Why an electric motorbike could beat its fossil-fuel counterparts around the Isle of Man… and really ought to sound like Led Zeppelin
It had to happen: MotoGP will have an electrically powered support series from 2019. Electric motorcycle racing isn’t new, but has never really caught on. The FIM organised a world championship in 2013, but the response was anything but electric and the series was quietly dropped. Motorcyclists, it would seem, like race bikes to be noisy.
Nevertheless, Carmelo Ezpeleta, CEO of MotoGP rights-holder Dorna, seems determined to go ahead. “It is the right time to have an electric support class,” he says. “Now we are talking with different electric bike makers and then we will see. We have had a lot of interest. Our aim is to start the series the year after next, with races at five MotoGP rounds.”
Surprisingly, Dorna is planning a one-make series, which removes most of the racing-improves-the-breed benefit of such a project. To those suspecting a greenwash, Ezpeleta says there aren’t enough companies making fast electric bikes to form a competitive open grid. And he’s right.
Just one company is at the cutting edge of this technology. Mugen Motorsports has utterly dominated the world’s only high-profile electric race – the Isle of Man’s TT Zero – for the past four years. Last June Bruce Anstey rode a Mugen Shinden Roku to TT Zero victory at 117.7mph, comfortably ahead of team-mate Guy Martin. The third-placed finisher came in 90sec behind Anstey.
Mugen effectively goes racing against itself at the TT, but the company’s engineers have made dramatic improvements to the race speed, which started out at 87.4mph in 2009. If petrol-powered superbikes had improved at the same rate, the outright TT lap record would now be nudging 190mph.
The latest Shinden Roku produces 120kW, an impressive 160 horsepower, from its oil-cooled, three-phase, brushless motor. Batteries are heavy, however, so the bike weighs 250 kilos, 70 more than a superbike. Mugen believes that a 125mph TT lap should be possible in the next few years, as motor and battery performance improve further, but they would prefer some competition to speed things up.
“There needs to be a stronger depth of field to push it on,” says Mugen Europe’s Colin Whittamore. “Mugen is a relatively small company with fewer than 250 employees worldwide, and the Shinden programme is internally funded, so while we can do a good job with what’s available to us, what we really need to fuel development are at least a couple of major manufacturers who can commit the level of finance and resources necessary to take EV bikes to the next level.”
So far there are no takers, with the Japanese industry in no rush to go electric. Most new projects are American, but several have already gone bust. Thus Mugen continues alone.
“We have made remarkable progress,” adds Whittamore. “Year on year we have moved into uncharted territory, and when you are doing something nobody else has done, then you deal with each technical issue as you encounter it. Over the years we have dealt with cooling the battery, the motor and the inverter, which are all separate systems, and battery management. When we started our TT Zero project in 2012 it took a full eight hours to charge the batteries. Now we can recharge the batteries and condition and balance the cells in about 90 minutes.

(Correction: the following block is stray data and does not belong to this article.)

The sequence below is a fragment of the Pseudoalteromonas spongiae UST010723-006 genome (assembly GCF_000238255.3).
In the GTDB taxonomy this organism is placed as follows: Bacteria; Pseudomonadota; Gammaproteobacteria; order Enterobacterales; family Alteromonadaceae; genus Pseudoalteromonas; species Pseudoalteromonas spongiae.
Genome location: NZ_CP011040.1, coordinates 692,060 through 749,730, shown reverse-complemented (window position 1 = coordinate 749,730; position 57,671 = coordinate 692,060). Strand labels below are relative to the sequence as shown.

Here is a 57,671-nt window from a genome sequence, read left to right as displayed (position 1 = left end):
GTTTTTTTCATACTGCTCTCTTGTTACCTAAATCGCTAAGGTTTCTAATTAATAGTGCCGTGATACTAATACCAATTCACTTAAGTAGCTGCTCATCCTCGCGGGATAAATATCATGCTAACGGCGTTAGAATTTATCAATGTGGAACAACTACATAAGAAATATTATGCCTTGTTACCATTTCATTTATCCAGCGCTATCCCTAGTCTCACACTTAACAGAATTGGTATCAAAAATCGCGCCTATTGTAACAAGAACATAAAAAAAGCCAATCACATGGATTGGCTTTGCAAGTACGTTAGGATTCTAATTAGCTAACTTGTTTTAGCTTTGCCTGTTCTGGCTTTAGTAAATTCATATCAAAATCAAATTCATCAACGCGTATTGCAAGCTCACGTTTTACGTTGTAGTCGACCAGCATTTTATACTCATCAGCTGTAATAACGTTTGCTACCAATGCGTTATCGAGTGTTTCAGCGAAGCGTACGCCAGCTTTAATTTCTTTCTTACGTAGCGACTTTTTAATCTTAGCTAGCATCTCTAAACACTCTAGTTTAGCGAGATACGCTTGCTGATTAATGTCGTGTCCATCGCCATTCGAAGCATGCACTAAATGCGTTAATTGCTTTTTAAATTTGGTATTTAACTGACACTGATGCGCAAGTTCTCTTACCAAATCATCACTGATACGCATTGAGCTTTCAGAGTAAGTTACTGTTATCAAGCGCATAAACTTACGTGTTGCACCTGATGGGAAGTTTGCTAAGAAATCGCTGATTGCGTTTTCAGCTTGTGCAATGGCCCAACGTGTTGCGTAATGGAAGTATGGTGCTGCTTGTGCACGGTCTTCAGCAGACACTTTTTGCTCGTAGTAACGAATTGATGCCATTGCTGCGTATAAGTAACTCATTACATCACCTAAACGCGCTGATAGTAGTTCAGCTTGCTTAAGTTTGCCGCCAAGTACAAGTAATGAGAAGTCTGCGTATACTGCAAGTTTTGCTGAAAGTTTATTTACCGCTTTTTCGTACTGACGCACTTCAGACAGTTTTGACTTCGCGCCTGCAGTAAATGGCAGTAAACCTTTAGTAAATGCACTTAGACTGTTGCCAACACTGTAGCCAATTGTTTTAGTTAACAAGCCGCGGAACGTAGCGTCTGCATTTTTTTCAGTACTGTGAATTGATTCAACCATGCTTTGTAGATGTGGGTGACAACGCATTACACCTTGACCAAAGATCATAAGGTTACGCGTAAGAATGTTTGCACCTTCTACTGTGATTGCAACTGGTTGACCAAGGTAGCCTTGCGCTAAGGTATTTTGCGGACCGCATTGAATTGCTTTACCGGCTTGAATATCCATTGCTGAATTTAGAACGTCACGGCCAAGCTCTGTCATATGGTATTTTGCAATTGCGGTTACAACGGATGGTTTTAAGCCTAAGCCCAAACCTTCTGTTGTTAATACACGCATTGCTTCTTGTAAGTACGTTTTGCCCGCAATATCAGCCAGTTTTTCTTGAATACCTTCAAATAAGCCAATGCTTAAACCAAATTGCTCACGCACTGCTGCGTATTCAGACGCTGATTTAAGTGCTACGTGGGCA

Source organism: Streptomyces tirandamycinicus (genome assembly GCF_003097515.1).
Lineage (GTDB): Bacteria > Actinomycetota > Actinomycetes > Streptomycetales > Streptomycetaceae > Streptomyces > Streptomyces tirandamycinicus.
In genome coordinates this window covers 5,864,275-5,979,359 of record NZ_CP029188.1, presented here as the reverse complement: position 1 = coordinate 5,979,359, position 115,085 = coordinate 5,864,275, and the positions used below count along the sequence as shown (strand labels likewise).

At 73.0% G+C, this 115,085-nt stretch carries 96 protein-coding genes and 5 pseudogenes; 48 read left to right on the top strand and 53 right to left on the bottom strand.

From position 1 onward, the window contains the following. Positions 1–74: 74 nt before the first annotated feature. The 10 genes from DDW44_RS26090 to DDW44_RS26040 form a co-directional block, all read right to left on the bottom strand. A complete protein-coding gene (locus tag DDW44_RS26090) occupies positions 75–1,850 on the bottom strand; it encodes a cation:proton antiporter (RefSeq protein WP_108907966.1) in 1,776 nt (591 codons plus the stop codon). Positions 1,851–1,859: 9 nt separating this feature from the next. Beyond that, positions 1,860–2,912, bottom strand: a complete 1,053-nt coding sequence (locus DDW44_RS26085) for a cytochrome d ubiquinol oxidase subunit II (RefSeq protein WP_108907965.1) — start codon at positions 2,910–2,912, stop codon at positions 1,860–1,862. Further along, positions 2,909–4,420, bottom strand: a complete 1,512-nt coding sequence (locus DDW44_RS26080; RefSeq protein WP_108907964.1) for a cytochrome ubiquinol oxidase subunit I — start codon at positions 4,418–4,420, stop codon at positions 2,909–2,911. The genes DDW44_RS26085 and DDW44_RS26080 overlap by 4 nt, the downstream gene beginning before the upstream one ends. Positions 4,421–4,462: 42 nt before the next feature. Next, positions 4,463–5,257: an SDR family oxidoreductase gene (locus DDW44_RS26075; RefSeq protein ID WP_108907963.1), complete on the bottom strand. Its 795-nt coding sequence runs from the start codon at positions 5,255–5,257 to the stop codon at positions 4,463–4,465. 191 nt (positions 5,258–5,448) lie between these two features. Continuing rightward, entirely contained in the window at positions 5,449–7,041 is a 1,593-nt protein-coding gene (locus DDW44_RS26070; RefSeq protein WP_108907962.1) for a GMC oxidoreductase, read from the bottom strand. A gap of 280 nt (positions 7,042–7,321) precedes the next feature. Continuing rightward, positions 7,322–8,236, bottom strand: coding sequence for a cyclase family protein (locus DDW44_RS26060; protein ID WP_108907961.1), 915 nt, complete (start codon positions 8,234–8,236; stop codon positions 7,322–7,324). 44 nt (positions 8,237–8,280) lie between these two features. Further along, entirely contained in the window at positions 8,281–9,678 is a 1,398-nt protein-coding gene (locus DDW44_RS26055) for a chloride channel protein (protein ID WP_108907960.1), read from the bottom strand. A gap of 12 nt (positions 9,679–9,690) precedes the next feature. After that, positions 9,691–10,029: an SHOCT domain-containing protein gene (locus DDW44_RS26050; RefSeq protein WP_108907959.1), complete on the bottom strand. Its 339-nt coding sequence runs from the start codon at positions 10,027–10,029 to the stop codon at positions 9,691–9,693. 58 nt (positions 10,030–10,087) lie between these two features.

“The battery is the common limiting factor. However, the issue isn’t always ultimate battery capacity, but more the rate of discharge and heat management. The faster you pull/push energy out of/into a battery the more heat is generated, which is why your mobile phone gets hot when it’s working hard. Managing the heat is as much a consideration as battery capacity. We carry enough capacity to go faster, but currently we are restricted by battery temperature.”
Whittamore doesn’t expect the breakthrough to come from Mugen, but from within the electric motor and battery industry.
“I think there will be a ‘eureka’ moment when a boffin will come up with the next generation of battery, for want of a better word. Think back to the early mobile phones and their ‘satchel’ batteries, or even the effect that going from NiCad to lithium batteries has had on power tools. They took a huge leap when technology allowed them to blossom.
“If all things were equal, if the technologies were available to make it so, an electric bike would almost certainly lap quicker than a petrol bike. Electric motors provide instant and constant torque, the power delivery is totally linear and there’s no need for gearchanges that unsettle the bike, so the rider can concentrate more fully on riding the optimum line and maintaining corner speed. Also, EV makes a lot of sense when there are issues with noise and emissions, which nowadays affect most circuits, motocross tracks, karting venues and so on.”
Reduced noise is certainly a benefit, despite the disapproval of petrol-head race fans, but the jury (although not the government) is still out on the overall pros and cons of electric vehicles. Reduced emissions in cities is another positive, but not so much if the energy is created elsewhere by dirty/non-renewable means. And no one seems to be certain if electric vehicles are better for the environment over their full life cycle.
Dorna could easily fix the noiselessness issue: require all bikes to play a bassline, ideally something like Led Zeppelin’s Kashmir.
Mat Oxley has covered premier-class motorcycle racing for many years – and also has the distinction of being an Isle of Man TT winner